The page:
Someone you know or work with could be a victim of intimate partner abuse or what is called domestic violence. An estimated 10 million people are physically abused by their partner every year in the United States and domestic violence hotlines across the country receive 20,000 calls per day.

Male and female Airmen, Soldiers and civilians are being abused in our community every day. They are fighting over a message found on their partner’s cellphone, over fears of a break-up, over the bills and sometimes things may get physically violent. Often, males may not realize it is abuse or be embarrassed to admit it. Females are most often abused or the most badly hurt. Most of the time they will refuse to report or later deny it happened over fears about what else their partner might do or how speaking up might affect their military career.

October is National Domestic Violence Awareness Month — a time to reflect about how serious a problem this abuse is. Getting physically violent with your partner or repeatedly emotionally abusing them is a serious problem that cannot be left to solve itself.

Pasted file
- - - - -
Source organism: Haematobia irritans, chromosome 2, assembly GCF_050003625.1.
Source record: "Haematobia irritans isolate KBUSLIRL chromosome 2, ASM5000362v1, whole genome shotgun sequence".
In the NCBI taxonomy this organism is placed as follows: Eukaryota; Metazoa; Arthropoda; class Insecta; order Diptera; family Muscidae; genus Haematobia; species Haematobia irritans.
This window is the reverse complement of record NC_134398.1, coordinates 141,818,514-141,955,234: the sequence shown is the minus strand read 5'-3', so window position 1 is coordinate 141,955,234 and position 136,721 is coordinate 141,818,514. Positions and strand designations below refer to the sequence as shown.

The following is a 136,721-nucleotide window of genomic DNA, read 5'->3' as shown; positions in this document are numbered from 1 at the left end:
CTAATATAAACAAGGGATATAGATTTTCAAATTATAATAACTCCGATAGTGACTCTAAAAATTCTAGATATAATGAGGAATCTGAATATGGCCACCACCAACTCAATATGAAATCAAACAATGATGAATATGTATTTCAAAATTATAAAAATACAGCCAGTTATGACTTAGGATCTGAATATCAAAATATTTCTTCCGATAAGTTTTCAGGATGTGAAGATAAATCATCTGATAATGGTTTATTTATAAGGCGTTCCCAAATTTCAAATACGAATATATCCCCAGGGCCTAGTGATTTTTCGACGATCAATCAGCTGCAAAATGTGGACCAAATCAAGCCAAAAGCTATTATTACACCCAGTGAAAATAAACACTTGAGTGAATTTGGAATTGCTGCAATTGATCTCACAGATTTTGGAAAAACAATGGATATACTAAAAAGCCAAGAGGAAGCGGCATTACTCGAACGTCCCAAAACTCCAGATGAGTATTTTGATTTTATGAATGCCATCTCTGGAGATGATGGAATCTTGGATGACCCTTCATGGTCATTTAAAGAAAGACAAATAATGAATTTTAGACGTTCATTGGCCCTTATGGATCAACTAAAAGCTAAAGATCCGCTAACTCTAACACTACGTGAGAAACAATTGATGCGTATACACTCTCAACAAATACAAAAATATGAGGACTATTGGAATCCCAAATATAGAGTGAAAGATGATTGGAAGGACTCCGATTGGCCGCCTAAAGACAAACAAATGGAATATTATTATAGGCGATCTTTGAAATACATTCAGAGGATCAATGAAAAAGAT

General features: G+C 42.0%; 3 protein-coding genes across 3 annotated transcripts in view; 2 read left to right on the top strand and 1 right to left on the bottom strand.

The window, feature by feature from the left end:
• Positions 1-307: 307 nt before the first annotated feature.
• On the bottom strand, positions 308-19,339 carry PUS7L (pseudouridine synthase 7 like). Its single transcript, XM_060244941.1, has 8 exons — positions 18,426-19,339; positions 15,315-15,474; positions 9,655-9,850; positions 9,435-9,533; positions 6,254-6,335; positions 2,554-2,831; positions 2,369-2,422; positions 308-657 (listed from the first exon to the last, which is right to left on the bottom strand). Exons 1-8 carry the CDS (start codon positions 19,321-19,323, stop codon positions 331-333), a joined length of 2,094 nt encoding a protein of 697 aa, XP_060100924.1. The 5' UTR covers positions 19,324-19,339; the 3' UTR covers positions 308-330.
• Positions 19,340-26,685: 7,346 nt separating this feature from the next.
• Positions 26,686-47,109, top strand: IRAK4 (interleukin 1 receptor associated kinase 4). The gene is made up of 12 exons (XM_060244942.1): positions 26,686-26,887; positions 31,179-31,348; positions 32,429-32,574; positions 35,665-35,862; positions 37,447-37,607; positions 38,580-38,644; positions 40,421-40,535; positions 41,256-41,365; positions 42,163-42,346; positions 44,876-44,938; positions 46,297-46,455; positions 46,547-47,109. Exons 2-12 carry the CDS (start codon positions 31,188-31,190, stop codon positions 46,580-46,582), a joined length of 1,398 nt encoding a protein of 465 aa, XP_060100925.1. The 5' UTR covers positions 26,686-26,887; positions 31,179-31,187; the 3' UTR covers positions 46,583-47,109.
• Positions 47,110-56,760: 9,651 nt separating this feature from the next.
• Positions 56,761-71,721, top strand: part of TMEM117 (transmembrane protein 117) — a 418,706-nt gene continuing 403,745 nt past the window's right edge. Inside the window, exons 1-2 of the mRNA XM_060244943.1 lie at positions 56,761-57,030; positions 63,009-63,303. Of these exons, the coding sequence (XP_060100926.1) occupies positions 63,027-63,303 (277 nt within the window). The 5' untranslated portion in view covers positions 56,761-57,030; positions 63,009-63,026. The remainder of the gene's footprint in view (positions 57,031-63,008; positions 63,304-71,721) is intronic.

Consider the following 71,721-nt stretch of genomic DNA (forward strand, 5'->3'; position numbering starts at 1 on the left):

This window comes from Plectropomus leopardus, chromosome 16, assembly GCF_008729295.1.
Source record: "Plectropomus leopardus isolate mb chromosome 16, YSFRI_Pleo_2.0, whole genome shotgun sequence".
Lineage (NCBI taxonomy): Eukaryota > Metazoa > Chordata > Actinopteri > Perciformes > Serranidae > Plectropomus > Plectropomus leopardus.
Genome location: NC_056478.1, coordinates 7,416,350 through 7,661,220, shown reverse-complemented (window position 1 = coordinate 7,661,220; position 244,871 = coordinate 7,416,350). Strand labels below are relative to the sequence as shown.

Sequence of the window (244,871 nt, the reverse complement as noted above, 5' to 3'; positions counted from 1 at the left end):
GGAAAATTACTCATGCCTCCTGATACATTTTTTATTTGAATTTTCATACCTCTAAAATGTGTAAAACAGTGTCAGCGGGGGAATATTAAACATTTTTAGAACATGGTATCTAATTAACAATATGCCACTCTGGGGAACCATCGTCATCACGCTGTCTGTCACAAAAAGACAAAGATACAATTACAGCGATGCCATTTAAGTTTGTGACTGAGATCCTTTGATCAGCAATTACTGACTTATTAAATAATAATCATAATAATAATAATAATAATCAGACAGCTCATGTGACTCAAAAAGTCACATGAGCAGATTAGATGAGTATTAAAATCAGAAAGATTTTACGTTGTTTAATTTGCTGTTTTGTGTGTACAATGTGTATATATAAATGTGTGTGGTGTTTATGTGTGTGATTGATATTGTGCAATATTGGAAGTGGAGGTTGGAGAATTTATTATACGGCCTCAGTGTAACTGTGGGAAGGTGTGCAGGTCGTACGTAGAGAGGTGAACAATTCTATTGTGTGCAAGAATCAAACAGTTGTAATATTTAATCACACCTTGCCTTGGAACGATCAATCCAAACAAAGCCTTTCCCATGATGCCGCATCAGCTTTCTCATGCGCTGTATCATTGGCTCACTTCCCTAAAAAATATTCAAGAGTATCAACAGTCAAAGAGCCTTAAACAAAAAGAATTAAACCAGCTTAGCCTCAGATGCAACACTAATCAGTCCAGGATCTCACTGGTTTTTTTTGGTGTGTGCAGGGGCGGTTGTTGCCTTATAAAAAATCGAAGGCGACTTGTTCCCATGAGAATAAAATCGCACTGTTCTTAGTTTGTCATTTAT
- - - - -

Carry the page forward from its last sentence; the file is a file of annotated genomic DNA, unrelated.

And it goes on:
Don’t be fooled into thinking every couple goes through this type of abuse now and then because that is untrue. It can and has led to death even in situations where that might never be.

Everyone plays a role in upholding military values and standards that support safe, healthy relationships in the military community. Without every one of us doing our part, we cannot say our community is fully ready to meet the mission of preventing domestic violence.

If you know of someone being abused and want to learn more about how to help or if you and your partner need help with your relationship, there is help right here at Fort Bragg.

Keep an eye out this month for information tables with the Army Community Service seal on them for tips on having safer arguments, deepening your relationship or finding private couples counseling.

Read the signs of an abusive relationship at this link: https://ncadv.org/learn-more.

If you or someone you know is being abused, contact the local Partner Abuse Hotline at (910) 322-3418 or call the National Domestic Violence Hotline to talk or ask about help at (800) 799-SAFE (7233). If you’re worried about privacy, you can remain anonymous and still get help.

Come up to ACS on the third floor of the Soldier Support Center for dates of upcoming free couples workshops. If you are separated or divorced and worried about the sharing of parenting duties, sign up for the free Co-Parenting When Divorced/Separated Workshop.